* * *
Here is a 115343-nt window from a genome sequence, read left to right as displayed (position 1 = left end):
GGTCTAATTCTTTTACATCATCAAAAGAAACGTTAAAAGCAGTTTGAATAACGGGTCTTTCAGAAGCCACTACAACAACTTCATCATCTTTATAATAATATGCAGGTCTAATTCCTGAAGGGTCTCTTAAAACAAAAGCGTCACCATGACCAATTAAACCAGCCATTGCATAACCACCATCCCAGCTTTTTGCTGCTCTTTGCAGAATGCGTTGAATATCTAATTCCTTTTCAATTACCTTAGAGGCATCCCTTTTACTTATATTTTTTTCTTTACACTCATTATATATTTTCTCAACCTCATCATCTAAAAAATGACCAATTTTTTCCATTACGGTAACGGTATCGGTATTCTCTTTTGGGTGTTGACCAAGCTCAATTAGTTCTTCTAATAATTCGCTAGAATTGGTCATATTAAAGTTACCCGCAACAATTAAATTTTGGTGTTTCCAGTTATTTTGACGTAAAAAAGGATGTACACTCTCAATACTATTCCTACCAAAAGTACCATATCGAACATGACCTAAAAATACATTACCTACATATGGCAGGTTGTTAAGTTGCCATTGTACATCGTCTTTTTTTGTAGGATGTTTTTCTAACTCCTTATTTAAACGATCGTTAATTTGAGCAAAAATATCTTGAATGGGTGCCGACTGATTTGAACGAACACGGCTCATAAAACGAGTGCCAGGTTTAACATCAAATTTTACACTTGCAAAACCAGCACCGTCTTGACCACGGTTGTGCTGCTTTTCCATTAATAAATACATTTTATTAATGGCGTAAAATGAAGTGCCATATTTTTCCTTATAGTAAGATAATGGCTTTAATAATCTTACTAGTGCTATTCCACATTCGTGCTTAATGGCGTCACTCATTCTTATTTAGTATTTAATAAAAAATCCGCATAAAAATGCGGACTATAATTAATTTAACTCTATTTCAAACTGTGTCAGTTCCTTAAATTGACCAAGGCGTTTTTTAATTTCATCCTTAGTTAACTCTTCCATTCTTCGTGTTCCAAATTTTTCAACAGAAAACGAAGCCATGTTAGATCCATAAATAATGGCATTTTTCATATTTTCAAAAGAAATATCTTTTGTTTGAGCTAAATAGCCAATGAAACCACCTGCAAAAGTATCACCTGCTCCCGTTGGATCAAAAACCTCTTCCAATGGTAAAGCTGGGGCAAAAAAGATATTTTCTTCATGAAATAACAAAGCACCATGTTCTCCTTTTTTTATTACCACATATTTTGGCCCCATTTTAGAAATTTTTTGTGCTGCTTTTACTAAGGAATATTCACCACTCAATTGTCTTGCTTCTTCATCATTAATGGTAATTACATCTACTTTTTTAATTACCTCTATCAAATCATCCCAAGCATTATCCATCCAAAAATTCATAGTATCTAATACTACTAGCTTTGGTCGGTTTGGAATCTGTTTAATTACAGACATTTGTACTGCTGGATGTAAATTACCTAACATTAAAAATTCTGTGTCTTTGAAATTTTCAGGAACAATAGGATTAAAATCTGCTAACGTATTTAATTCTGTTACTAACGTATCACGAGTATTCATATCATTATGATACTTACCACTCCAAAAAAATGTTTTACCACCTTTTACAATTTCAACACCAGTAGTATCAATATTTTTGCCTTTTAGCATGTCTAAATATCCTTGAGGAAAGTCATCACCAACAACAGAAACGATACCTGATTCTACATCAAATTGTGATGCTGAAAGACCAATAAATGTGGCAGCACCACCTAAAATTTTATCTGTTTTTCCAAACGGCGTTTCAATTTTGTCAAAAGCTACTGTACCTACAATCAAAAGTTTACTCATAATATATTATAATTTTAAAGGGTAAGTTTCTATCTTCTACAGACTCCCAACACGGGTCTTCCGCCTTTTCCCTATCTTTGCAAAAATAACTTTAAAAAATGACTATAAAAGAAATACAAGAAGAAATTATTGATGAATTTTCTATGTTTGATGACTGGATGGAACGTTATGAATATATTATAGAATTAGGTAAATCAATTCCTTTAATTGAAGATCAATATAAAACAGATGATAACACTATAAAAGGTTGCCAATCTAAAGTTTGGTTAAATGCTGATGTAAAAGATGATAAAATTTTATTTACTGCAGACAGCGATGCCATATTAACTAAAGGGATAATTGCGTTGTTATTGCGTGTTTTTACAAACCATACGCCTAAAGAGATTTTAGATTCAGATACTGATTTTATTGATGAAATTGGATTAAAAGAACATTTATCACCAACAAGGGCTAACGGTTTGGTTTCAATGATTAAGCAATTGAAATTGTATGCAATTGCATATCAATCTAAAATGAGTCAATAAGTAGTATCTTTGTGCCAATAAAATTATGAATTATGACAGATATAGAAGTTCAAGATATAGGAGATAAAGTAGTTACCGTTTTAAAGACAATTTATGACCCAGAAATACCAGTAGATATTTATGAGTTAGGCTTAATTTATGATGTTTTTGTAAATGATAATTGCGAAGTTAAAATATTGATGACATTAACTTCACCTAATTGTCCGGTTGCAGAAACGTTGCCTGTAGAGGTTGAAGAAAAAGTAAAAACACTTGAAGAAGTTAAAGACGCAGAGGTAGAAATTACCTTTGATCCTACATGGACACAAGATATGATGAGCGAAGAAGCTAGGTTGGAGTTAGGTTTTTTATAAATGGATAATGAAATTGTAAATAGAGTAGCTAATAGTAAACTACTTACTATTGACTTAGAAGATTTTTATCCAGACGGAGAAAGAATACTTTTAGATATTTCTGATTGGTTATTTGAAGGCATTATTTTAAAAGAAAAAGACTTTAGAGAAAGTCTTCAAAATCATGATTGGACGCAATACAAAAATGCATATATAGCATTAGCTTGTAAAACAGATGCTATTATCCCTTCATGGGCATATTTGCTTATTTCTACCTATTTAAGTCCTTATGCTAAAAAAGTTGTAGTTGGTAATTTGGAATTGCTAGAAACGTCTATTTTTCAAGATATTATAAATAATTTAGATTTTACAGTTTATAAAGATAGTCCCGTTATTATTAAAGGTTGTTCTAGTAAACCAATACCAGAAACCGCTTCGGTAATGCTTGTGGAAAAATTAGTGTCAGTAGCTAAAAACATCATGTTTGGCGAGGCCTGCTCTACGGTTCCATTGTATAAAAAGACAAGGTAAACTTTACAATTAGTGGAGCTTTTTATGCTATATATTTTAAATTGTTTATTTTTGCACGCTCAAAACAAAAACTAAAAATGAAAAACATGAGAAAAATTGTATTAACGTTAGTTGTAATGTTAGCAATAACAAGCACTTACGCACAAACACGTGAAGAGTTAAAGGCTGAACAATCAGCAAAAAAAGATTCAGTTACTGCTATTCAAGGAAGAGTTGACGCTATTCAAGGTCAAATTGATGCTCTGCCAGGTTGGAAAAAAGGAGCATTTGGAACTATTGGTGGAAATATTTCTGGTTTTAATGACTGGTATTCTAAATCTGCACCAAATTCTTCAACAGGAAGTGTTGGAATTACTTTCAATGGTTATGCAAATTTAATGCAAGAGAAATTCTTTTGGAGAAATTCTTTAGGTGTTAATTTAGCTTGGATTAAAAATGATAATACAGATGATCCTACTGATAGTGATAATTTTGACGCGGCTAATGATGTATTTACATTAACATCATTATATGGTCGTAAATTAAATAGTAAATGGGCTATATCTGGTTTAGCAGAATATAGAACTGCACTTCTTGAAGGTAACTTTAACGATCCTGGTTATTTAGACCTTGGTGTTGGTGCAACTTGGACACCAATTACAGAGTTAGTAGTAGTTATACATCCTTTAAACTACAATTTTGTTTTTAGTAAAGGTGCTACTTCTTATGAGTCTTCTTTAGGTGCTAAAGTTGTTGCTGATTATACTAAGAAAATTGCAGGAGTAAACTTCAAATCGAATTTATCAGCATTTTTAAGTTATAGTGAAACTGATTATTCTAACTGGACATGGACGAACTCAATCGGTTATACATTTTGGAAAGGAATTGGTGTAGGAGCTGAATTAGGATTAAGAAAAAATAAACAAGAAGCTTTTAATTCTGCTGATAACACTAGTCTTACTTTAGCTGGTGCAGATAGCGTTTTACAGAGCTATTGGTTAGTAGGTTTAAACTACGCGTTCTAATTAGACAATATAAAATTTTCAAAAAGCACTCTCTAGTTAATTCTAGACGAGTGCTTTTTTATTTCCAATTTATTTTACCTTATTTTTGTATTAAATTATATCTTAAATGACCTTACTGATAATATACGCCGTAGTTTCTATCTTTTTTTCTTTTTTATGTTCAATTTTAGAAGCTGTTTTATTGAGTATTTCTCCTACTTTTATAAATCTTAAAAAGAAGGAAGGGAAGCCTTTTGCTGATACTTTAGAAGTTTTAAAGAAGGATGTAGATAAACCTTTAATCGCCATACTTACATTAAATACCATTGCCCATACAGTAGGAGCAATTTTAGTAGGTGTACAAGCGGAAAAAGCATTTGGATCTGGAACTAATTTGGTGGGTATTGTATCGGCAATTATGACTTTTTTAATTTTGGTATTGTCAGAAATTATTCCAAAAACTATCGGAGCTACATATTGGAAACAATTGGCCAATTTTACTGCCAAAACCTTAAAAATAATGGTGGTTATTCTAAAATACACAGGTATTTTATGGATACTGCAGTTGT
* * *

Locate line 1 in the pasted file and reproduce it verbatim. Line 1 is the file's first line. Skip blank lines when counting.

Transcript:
Here is a 115343-nt window from a genome sequence, read left to right as displayed (position 1 = left end):